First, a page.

Dechra Veterinary Products is to launch a medication for treating canine hypoadrenocorticism at BSAVA Congress.

Zycortal is the only European licensed treatment for Addison’s disease.

Zycortal is the only European licensed treatment for the condition.

Hypoadrenocorticism, also known as Addison’s disease, is caused by a reduction in corticosteroid secretion from the adrenal glands.

Symptoms can include:

  • vomiting
  • diarrhoea
  • lethargy
  • lack of appetite
  • tremors or shaking
  • muscle weakness
  • low body temperature
  • low heart rate
  • collapse

If left untreated, Addison’s disease can present as an acute, life-threatening emergency.

Zycortal is a prolonged release suspension used as replacement therapy for mineralocorticoid deficiency in dogs with Addison’s disease.

It has proven effective in clinical trials, with more than 80% of dogs responding positively to treatment.

The drug contains desoxycortone pivalate, which is said to control serum electrolytes more effectively than fludrocortisone, the human treatment prescribed for dogs with Addison’s disease, and is considered the preferential drug for mineralocorticoid supplementation.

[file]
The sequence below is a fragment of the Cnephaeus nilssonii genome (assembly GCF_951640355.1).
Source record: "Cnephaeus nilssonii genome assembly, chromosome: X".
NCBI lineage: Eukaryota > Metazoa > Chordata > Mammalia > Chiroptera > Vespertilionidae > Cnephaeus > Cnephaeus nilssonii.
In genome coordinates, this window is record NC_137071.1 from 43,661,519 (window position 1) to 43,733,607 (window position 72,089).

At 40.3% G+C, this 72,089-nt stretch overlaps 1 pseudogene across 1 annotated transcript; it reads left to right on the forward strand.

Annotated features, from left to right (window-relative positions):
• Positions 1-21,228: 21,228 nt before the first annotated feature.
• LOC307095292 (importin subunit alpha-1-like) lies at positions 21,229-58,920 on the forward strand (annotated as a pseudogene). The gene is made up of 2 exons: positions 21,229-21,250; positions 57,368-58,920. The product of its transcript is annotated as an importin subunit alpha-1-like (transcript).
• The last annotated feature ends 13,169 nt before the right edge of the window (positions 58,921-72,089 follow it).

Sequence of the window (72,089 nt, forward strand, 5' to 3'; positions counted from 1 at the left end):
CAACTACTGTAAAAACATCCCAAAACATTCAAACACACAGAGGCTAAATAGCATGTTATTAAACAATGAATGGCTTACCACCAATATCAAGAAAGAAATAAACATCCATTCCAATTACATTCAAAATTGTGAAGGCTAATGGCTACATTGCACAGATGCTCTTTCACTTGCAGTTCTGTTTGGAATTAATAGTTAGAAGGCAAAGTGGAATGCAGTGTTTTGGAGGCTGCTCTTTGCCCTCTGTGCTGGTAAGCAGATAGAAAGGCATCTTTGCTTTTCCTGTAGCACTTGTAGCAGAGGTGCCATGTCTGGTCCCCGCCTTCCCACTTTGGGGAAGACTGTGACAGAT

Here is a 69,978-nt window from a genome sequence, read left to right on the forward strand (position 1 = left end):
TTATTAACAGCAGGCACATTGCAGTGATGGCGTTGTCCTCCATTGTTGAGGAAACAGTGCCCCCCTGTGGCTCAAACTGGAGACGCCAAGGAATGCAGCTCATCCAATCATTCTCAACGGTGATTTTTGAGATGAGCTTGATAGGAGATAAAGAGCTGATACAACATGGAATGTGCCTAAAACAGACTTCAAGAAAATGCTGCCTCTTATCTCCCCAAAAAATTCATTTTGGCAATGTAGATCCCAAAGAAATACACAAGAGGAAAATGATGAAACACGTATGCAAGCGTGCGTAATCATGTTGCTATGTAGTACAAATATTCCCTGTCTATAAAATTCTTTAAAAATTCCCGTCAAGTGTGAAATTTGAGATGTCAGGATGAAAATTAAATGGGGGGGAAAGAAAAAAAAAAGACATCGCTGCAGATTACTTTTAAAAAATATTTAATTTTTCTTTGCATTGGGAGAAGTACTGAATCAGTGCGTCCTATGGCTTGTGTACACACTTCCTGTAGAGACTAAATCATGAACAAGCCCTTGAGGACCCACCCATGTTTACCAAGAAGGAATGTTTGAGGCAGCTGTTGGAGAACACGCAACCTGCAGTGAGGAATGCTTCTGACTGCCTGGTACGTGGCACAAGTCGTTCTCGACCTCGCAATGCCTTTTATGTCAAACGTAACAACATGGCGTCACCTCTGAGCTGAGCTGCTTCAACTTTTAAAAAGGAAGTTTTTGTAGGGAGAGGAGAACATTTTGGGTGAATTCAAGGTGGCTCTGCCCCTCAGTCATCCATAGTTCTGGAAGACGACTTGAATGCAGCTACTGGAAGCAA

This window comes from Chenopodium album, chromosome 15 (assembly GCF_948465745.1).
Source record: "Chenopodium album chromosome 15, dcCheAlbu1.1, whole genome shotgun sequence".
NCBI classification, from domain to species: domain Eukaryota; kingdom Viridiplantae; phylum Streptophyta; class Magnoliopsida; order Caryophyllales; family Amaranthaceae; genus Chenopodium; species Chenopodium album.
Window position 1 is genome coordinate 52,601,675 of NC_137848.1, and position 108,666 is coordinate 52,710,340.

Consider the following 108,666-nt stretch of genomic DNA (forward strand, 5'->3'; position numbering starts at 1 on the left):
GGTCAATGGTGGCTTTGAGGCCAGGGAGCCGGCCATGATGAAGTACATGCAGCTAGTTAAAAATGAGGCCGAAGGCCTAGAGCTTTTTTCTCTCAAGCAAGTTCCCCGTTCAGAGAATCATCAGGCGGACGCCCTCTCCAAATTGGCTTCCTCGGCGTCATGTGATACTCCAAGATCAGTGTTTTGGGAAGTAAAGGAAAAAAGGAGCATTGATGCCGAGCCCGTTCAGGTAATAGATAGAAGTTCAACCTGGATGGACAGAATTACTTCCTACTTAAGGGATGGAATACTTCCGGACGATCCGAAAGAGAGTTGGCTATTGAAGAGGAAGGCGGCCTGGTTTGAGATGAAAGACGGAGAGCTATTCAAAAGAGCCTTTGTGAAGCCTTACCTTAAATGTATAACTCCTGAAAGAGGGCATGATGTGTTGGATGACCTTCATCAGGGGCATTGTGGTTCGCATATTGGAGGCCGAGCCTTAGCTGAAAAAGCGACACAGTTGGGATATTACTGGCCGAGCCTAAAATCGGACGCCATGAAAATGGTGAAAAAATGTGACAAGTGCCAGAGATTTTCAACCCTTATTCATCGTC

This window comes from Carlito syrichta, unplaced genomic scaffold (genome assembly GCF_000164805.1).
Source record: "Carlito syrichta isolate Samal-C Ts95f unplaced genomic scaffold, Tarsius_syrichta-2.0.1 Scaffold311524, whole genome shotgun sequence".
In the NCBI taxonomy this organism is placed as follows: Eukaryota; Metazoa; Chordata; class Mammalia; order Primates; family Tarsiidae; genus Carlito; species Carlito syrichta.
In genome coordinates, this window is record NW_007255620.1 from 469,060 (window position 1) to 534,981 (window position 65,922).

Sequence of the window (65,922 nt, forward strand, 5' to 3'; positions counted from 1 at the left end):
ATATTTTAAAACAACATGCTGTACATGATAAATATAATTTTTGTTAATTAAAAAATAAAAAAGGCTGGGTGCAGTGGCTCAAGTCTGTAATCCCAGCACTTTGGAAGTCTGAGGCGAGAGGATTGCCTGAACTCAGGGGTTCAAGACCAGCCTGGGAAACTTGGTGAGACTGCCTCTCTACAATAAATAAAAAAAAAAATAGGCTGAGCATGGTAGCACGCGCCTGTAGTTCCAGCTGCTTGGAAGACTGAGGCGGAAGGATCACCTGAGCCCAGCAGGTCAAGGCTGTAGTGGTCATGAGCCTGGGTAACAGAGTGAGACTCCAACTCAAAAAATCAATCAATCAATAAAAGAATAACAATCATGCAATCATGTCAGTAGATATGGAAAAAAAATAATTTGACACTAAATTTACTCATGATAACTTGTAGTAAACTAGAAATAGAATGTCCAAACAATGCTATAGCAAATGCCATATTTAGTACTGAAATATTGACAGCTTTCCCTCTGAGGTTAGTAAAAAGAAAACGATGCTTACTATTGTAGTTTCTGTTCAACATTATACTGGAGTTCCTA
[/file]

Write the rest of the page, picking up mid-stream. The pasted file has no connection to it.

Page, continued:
BSAVA Congress delegates will be able to find out more about Zycortal at Dechra’s stand (500) and discuss the benefits of the treatment.

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5 Comments on "Dechra to unveil Addison’s disease drug"

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Paul Gibbon
6 months 12 days ago

Do they do tablet for addison or is it only injection thanks paul gobbon

Nigel Woodbine
6 months 10 days ago

Injection only, as far as we are aware. Although we suggest you contact the manufacturer or a veterinary pharmacist for confirmation.

Paul Gibbon
6 months 7 days ago

Thanks for your comments

Paul Gibbon
4 months 19 days ago

My lad got addison and i will have to change to this new drug .she was on 8 florinef tablets a day. How much of this new drug should she have??her weight is 40kg

Vet Times
4 months 19 days ago

Hi Paul,

As a publishing company, we cannot offer any recommendations of this type. We can only suggest you contact your local veterinary practice for expert advice.


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